This has been a helpful discussion. During our proceedings on 14th March, the Minister said: We accept that there will be no requirement on people to produce their cards away from grounds".—.[Official Report. 14/3/89; col. 164.] Surely that means that one can ask for them only inside the grounds. If there is no onus on people to produce them away from the grounds, ipso facto, they can be demanded only inside the grounds. However, not unreasonably, the Minister has pointed out some circumstances in which it is a natural reaction to ask, "Can I see your card?".

In view of what the Minister said and the illustrations that I gave of what is abhorrent to those who share my view—namely, that the card should be used strictly for entry into the ground or other related matters—and in view of his suggestion that consideration will undoubtedly be given at other stages in the other place and that the matter will be pursued, all I asked for in my original speech was that guidelines of one kind or another could be issued. I believe that, just as the guidelines will be helpful to the authorities, they will also be helpful to the police. That is a matter on which consultation will undoubtedly take place, especially with the police, to make sure that they feel comfortable with the guidelines laid down.

We shall look at what the Minister has said. It seems to us that there has been a meeting of minds on this matter, and I am very grateful. I beg leave to withdraw the amendment.

Amendment, by leave, withdrawn.

Lord Graham of Edmonton moved Amendment No. 50:

After Clause 5, insert the following new clause:

"Phased application of scheme


  1. (1) The Secretary of State, in exercising his function of designating football matches under section 1(2) of this Act as matches in relation to which the national football membership scheme applies, shall have regard to whether it is desirable to achieve a phased application of the scheme.
  2. (2) For this purpose—
    1. (a) the Football Membership Authority shall consider the possibility of a phased application of the scheme and may make recommendations to the Secretary of State; and
    2. (b) the Secretary of State shall have regard to any recommendations so made.").

On Question, amendment agreed to.

Clause 6 [Criteria for phased introduction of scheme]:

Lord Graham of Edmonton moved Amendment No. 51:

Leave out Clause 6.

On Question, amendment agreed to.

Clause 7 [Disqualification for membership of scheme]:

Lord Hesketh moved Amendment No. 52:

Page 5, line 36, leave out from ("be") to end of line 38 and insert—

("(a) in a case where he was sentenced to a period of imprisonment taking immediate effect or of detention in a young offenders institution, five years, and

(b) in any other case, two years, beginning with such date as may be determined under the scheme.").

The noble Lord said: My Lords, in moving Amendment No. 52, I shall also speak to Amendment No. 55.

These amendments to what is now Clause 7 of the Bill fulfil another undertaking which I made during Committee stage of the Bill. Clause 7 deals with the procedure for mandatory disqualification from the scheme of people convicted of relevant offences. It provides for them to be disqualified for two or five years, depending on the severity of the sentence which the court imposes in convicting them. There was, however, some confusion about the use of the word "standard" in the Bill as introduced in referring to the periods of disqualification. I said that I would look at the terminology.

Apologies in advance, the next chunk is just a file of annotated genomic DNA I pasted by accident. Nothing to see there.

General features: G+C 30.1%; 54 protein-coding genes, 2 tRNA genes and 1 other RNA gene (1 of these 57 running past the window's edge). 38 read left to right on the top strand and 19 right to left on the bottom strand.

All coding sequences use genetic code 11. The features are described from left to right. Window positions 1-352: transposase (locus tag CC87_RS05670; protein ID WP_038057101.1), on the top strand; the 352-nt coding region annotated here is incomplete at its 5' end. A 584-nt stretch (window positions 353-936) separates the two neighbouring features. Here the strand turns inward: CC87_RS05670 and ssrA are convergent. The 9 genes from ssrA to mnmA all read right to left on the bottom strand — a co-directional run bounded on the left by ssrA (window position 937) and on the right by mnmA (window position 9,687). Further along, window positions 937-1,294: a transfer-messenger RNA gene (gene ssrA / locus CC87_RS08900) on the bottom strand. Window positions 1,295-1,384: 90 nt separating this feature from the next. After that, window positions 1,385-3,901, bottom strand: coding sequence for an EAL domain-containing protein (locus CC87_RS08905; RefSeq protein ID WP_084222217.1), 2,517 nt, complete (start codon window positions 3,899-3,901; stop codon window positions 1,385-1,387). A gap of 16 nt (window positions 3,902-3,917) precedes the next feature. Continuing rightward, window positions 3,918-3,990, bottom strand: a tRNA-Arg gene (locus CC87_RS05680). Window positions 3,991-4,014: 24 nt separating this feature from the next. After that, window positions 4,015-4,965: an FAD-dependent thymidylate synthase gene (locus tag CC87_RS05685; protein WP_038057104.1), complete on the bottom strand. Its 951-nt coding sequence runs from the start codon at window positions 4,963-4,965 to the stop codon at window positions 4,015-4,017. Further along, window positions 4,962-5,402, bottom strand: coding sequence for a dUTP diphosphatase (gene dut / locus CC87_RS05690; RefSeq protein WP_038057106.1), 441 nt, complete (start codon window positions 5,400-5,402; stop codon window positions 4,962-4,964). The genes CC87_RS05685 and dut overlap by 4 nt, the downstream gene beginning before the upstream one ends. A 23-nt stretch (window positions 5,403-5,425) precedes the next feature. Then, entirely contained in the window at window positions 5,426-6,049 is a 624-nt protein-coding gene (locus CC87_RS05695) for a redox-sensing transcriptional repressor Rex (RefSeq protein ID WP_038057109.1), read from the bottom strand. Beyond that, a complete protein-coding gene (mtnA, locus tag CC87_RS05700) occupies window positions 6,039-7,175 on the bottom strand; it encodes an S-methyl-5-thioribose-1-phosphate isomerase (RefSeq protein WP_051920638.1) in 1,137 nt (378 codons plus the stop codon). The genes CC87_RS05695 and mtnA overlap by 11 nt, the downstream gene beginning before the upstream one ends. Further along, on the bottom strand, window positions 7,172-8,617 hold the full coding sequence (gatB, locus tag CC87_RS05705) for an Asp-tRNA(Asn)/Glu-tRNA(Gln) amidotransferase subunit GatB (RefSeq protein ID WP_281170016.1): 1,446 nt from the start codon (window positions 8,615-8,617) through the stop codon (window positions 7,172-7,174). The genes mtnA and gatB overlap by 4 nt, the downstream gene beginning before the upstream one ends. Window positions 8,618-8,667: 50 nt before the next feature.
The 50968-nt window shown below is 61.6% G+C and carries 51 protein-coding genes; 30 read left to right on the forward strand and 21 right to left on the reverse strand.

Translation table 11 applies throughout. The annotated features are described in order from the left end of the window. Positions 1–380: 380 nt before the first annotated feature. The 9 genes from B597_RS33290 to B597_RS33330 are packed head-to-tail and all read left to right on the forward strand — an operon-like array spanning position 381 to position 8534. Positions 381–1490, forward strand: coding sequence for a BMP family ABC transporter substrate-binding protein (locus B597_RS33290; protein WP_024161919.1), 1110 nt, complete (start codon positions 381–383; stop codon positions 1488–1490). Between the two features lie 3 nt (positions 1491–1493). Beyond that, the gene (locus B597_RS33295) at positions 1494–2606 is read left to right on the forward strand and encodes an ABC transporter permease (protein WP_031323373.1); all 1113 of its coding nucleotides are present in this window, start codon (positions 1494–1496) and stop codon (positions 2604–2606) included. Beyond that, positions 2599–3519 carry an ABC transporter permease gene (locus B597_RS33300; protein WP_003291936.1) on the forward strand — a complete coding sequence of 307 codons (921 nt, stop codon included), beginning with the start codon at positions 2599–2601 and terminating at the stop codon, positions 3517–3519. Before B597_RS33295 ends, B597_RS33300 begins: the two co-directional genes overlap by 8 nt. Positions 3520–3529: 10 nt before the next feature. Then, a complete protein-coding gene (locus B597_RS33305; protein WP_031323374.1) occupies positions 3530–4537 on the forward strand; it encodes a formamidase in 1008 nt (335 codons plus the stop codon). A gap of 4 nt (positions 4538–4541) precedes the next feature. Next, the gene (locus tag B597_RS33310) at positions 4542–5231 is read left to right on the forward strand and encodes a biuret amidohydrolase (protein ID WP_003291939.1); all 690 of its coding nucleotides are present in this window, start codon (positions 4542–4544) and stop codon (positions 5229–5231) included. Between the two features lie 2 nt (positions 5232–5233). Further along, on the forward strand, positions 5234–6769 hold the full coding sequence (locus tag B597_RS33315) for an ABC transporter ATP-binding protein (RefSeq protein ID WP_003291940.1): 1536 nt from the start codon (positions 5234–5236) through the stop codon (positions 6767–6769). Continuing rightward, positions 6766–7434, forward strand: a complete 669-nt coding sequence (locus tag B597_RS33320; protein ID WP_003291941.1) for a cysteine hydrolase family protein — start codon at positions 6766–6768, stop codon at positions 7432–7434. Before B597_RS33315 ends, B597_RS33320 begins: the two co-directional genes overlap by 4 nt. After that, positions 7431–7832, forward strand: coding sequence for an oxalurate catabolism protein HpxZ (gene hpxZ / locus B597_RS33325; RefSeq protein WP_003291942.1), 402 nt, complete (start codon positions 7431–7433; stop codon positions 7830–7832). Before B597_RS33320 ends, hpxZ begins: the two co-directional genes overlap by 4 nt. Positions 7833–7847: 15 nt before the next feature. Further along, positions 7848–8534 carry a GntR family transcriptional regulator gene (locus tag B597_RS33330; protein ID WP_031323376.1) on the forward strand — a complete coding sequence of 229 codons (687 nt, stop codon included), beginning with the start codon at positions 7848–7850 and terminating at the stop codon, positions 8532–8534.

These amendments remove the word "standard" from the Bill. This is the approach proposed by my noble friend Lord Harmar-Nicholls when we discussed this point in Committee. I pay tribute to his suggestion. I think that the effect is to clarify the Bill's provisions in a helpful way. I hope that these amendments will clarify our intentions. I beg to move Amendment No. 52.

Lord Graham of Edmonton

My Lords, we on this side of the House certainly share the Minister's view that this is amore sensible form of words to deal with the situation. We are grateful to him

Baroness Fisher of Rednal

My Lords, perhaps I may ask the Minister one question. It relates to a case in which a person is sentenced to a period of imprisonment. He may be sentenced to three, four or five years, but he does not normally serve that long. Does the ban relate to the period that is given in the sentence in court or to the date when he is released early from prison?

Lord Hesketh

My Lords, there are two points here. First, the two different periods refer to a criminal offence which results in a conviction and imprisonment and to a criminal offence which does not result in imprisonment. I believe that we shall deal with the second point raised by the noble Baroness when we come to Amendment No. 54, and I hope to be able to illuminate the matter for her then.

On Question, amendment agreed to.

Lord Graham of Edmonton moved Amendment No. 53:

Page 5, line 36, leave out from ("be") to end of line 38 and insert ("as is determined in his case under the scheme, and shall be—

  1. (a) not less than six months and not more than two years in the case of offences specified in paragraphs (a), (b), (c), (f) and (g) of the Schedule to this Act, or
  2. (b) not less than two years and not more than five years in the case of offences specified in paragraphs (d), (e), (h) and (i) of the same Schedule.

(3A) In the case of a person sentenced to or serving a term of imprisonment, the period of disqualification shall run from his discharge from prison.").